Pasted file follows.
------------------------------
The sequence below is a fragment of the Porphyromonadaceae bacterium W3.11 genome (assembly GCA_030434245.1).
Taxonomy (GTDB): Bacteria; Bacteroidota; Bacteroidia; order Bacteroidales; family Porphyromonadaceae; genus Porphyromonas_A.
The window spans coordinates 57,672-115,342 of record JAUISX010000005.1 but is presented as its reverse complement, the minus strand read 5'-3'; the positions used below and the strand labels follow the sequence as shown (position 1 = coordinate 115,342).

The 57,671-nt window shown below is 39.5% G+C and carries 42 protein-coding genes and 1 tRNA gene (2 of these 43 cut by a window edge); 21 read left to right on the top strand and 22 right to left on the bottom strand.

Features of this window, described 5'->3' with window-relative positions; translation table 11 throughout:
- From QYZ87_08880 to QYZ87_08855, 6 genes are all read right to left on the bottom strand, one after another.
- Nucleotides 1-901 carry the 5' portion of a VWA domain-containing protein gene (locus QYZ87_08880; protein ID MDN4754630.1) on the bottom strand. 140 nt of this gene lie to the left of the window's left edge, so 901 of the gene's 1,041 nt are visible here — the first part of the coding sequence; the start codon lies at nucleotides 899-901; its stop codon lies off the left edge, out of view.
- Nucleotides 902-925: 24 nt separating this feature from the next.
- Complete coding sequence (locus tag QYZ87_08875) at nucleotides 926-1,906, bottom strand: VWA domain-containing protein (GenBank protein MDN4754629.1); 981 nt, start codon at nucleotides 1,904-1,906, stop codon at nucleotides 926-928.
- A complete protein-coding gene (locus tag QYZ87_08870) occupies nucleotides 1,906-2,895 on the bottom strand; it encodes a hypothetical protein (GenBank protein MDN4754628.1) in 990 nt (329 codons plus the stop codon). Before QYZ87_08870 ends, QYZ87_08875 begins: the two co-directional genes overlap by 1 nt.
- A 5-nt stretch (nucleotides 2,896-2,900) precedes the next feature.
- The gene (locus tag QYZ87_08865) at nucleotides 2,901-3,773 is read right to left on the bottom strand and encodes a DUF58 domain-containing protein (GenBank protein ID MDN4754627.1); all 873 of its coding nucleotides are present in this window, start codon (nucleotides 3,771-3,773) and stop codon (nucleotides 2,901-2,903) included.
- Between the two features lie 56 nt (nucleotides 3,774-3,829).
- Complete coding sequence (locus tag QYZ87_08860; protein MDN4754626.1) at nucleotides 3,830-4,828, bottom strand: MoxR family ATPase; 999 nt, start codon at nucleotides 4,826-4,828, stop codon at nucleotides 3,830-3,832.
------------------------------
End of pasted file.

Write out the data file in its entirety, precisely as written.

The sequence below is a fragment of the Porphyromonadaceae bacterium W3.11 genome (assembly GCA_030434245.1).
Taxonomy (GTDB): Bacteria; Bacteroidota; Bacteroidia; order Bacteroidales; family Porphyromonadaceae; genus Porphyromonas_A.
The window spans coordinates 57,672-115,342 of record JAUISX010000005.1 but is presented as its reverse complement, the minus strand read 5'-3'; the positions used below and the strand labels follow the sequence as shown (position 1 = coordinate 115,342).

The 57,671-nt window shown below is 39.5% G+C and carries 42 protein-coding genes and 1 tRNA gene (2 of these 43 cut by a window edge); 21 read left to right on the top strand and 22 right to left on the bottom strand.

Features of this window, described 5'->3' with window-relative positions; translation table 11 throughout:
- From QYZ87_08880 to QYZ87_08855, 6 genes are all read right to left on the bottom strand, one after another.
- Nucleotides 1-901 carry the 5' portion of a VWA domain-containing protein gene (locus QYZ87_08880; protein ID MDN4754630.1) on the bottom strand. 140 nt of this gene lie to the left of the window's left edge, so 901 of the gene's 1,041 nt are visible here — the first part of the coding sequence; the start codon lies at nucleotides 899-901; its stop codon lies off the left edge, out of view.
- Nucleotides 902-925: 24 nt separating this feature from the next.
- Complete coding sequence (locus tag QYZ87_08875) at nucleotides 926-1,906, bottom strand: VWA domain-containing protein (GenBank protein MDN4754629.1); 981 nt, start codon at nucleotides 1,904-1,906, stop codon at nucleotides 926-928.
- A complete protein-coding gene (locus tag QYZ87_08870) occupies nucleotides 1,906-2,895 on the bottom strand; it encodes a hypothetical protein (GenBank protein MDN4754628.1) in 990 nt (329 codons plus the stop codon). Before QYZ87_08870 ends, QYZ87_08875 begins: the two co-directional genes overlap by 1 nt.
- A 5-nt stretch (nucleotides 2,896-2,900) precedes the next feature.
- The gene (locus tag QYZ87_08865) at nucleotides 2,901-3,773 is read right to left on the bottom strand and encodes a DUF58 domain-containing protein (GenBank protein ID MDN4754627.1); all 873 of its coding nucleotides are present in this window, start codon (nucleotides 3,771-3,773) and stop codon (nucleotides 2,901-2,903) included.
- Between the two features lie 56 nt (nucleotides 3,774-3,829).
- Complete coding sequence (locus tag QYZ87_08860; protein MDN4754626.1) at nucleotides 3,830-4,828, bottom strand: MoxR family ATPase; 999 nt, start codon at nucleotides 4,826-4,828, stop codon at nucleotides 3,830-3,832.